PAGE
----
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  1. #1

    Surfboard disposal? PLEASE HELP!

    Hey guys. I am writing a paper for my class. we are writing a life cycle analysis of something we use regularly and discuss its life in terms of cradle to grave.....basically where the materials come from, how they are created, how its manufactured, and so forth....this is where i need your help....i need a small survey of as many people as possible...i want to know (be as honest as possible) but what i want to know is, what type of boards you use (what they are made of) ex. epoxy, and what you do with your old boards that are no longer usable. do you throw them in the trash can, do you recycle them, do you take them to a proper waste management facility...etc.....soo please be honest, and feel free to help me out with any other comments or suggestions...thanks for all of your help. its definatly appreciated.
    Last edited by NJsurf55; Nov 25, 2009 at 06:36 AM.

  2. #2
    i havent really been surfing long enough to think or know anything about actually disposing of boards, but my friends dad has been for like 30 years and he actually keeps most of them.. they are like antiques, i think it's sweet to pull out a board thats older than you and try it out and see how the times have changed.
    talk about alaia revivalists, and how the project is totally green. i hand shaped a few alaias, and all of the excess wood i recycled. they were sealed with linseed oil, which is non-toxic and all that, and then when the board is past it's life or breaks or whatever i can just throw it anywhere because it'll biodegrade, 100% clean. plus the pauwlonia wood that you use grows fast and is a sustainable forestry.

  3. #3
    hey thanks for your help man!

  4. #4
    I have a couple boards in the shed that are beyond repair that just chill. If they are still usable ill sell my old boards. I was riding most PU's when i starting surfing. I guess for the past 3-4 years I have been surfing a lot of epoxy's and like them a lot. Not to mention they last alot longer. I'm still riding an epoxy (XTR by epoxy pro) thats 2 1/2 years old and its in great condition. I'm tough on boards too.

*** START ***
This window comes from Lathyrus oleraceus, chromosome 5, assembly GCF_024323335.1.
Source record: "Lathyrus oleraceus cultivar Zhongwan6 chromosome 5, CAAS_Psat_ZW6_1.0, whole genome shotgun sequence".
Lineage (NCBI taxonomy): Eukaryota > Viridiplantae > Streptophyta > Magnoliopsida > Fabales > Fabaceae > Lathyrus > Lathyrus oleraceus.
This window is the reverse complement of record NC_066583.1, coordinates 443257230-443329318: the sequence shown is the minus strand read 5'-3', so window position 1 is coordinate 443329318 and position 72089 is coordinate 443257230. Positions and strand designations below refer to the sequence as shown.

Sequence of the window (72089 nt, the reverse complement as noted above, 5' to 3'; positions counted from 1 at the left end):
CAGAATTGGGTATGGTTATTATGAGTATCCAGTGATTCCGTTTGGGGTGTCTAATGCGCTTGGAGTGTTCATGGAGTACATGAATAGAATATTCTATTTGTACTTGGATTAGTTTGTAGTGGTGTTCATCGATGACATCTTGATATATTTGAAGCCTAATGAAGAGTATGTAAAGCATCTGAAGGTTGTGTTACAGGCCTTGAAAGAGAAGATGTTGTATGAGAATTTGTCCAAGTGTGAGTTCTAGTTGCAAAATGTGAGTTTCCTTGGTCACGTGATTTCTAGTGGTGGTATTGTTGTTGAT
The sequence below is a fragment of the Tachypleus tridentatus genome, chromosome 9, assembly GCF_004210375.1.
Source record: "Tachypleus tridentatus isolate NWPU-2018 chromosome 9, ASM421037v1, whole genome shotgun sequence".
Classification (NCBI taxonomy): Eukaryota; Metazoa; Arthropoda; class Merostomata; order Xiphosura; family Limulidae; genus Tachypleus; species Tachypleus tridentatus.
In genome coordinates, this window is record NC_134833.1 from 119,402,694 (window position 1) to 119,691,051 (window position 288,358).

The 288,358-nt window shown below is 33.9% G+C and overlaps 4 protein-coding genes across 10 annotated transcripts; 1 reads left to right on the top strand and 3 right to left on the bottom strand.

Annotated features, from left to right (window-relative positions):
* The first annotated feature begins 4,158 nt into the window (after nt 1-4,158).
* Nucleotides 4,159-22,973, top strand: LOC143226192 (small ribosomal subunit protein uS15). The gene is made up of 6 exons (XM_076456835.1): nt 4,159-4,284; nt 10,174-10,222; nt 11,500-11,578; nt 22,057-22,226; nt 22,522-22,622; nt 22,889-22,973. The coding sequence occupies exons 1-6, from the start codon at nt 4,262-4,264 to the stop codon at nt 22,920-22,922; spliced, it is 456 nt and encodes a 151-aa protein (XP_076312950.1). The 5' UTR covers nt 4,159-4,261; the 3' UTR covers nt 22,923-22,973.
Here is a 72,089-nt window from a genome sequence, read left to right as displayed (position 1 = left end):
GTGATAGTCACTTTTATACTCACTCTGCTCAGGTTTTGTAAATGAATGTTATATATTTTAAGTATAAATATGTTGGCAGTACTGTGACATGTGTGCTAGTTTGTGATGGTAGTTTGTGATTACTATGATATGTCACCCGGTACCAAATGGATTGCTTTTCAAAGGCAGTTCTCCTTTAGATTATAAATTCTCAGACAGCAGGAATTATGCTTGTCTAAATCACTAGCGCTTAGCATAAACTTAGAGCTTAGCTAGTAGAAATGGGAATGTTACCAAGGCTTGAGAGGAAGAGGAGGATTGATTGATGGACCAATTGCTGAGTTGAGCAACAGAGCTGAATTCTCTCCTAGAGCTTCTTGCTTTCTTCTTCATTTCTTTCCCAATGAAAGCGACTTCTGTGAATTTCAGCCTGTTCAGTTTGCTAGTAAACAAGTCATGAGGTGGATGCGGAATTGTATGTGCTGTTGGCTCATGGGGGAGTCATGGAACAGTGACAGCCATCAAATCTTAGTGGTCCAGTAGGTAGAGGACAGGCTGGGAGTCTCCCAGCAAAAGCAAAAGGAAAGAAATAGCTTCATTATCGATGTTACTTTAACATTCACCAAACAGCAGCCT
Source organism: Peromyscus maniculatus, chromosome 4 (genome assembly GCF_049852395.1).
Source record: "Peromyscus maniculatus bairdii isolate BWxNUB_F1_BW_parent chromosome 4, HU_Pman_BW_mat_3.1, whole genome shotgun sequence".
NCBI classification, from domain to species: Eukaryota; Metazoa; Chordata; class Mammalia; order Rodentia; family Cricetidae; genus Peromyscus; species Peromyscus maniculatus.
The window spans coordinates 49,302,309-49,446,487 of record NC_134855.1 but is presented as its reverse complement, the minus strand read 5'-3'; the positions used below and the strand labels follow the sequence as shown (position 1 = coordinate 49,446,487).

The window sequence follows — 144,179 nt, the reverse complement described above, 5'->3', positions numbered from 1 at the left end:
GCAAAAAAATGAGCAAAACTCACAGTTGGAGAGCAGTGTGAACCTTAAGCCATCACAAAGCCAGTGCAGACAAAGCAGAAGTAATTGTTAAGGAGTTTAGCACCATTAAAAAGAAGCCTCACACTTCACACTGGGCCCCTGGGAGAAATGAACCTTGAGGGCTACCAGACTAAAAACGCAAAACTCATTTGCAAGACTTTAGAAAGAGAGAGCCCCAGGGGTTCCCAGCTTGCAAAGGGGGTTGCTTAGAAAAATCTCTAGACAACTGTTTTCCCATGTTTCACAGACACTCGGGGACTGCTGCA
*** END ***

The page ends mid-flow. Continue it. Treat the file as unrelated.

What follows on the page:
Summing up- I either sell them or hang them in the rafters.

    Good luck

  5. #5
    Join Date
    Sep 2008
    Location
    under the pier
    Posts
    325
    i just keep them in the shed even when they are no longer surfable and if need to make room i just have a bonfire

  6. #6
    Join Date
    Oct 2008
    Location
    Salisbury
    Posts
    229
    I had an old longboard that was delam'd and beyond repair. Just recently, I stripped all the glass off (and threw it away in the dumpster) and reshaped it into a fish. I dremel'd out the fin box and leash plug to use later.

    I have a couple of old boards that are hanging in my office. They have more sentimental value than collector value. Most old boards, though, just lay around in the garage.

    I do not know if a pu/pe board can be recycled. Try to get ahold of brian at greenlight to see what can be done as far as recycling eps boards and other more environmentally friendly surfboard options.

    you chose a cool topic for your study. good luck!

  7. #7
    i cut an old fun shape down the stringer and made a shelf and broke a surftech fish and it lays in the rafters over my dads garage. if you want more info about recycling surfboards and eco friendly surf stuff i'd email the guys at fcd. its fletcher chouinard the son of the founder of patagonia and everything having to do with his board company is pretty eco friendly they will email you back too

    http://www.fcdsurfboards.com/ check it out
    ________
    silver surfer vaporizer
    Last edited by JDallam; Jan 19, 2011 at 06:00 AM.

  8. #8
    Join Date
    Apr 2008
    Location
    In a state of flux
    Posts
    3,210
    i suspect that most people sell their boards at some point then those boards get passed down until they are just so beat up they end up at the landfill. if a board was magical, i will hang onto it for sentimental value but usually i keep a board for 2 years then sell it to someone.

  9. #9
    Join Date
    Aug 2008
    Location
    NJ
    Posts
    441
    Images
    4
    I've never thrown a board away... If it was brown and beat up, but still whole, there's always someone who wants to paint it and put it above their tiki bar or in their kids room. (via Craig's List). I have switched to more durable boards for 2 reasons 1) save $$$ in the long run 2) environmental impact (landfill, VOC's). My go to board is a Firewire Quad Fish that after 2 years of abuse, has no more than pressure dents, and should easily last 2 more years. Other main board is a Coil, which should be just as durable.

  10. #10
    Join Date
    Apr 2008
    Location
    In a state of flux
    Posts
    3,210
    i support local guys which usually make PU boards.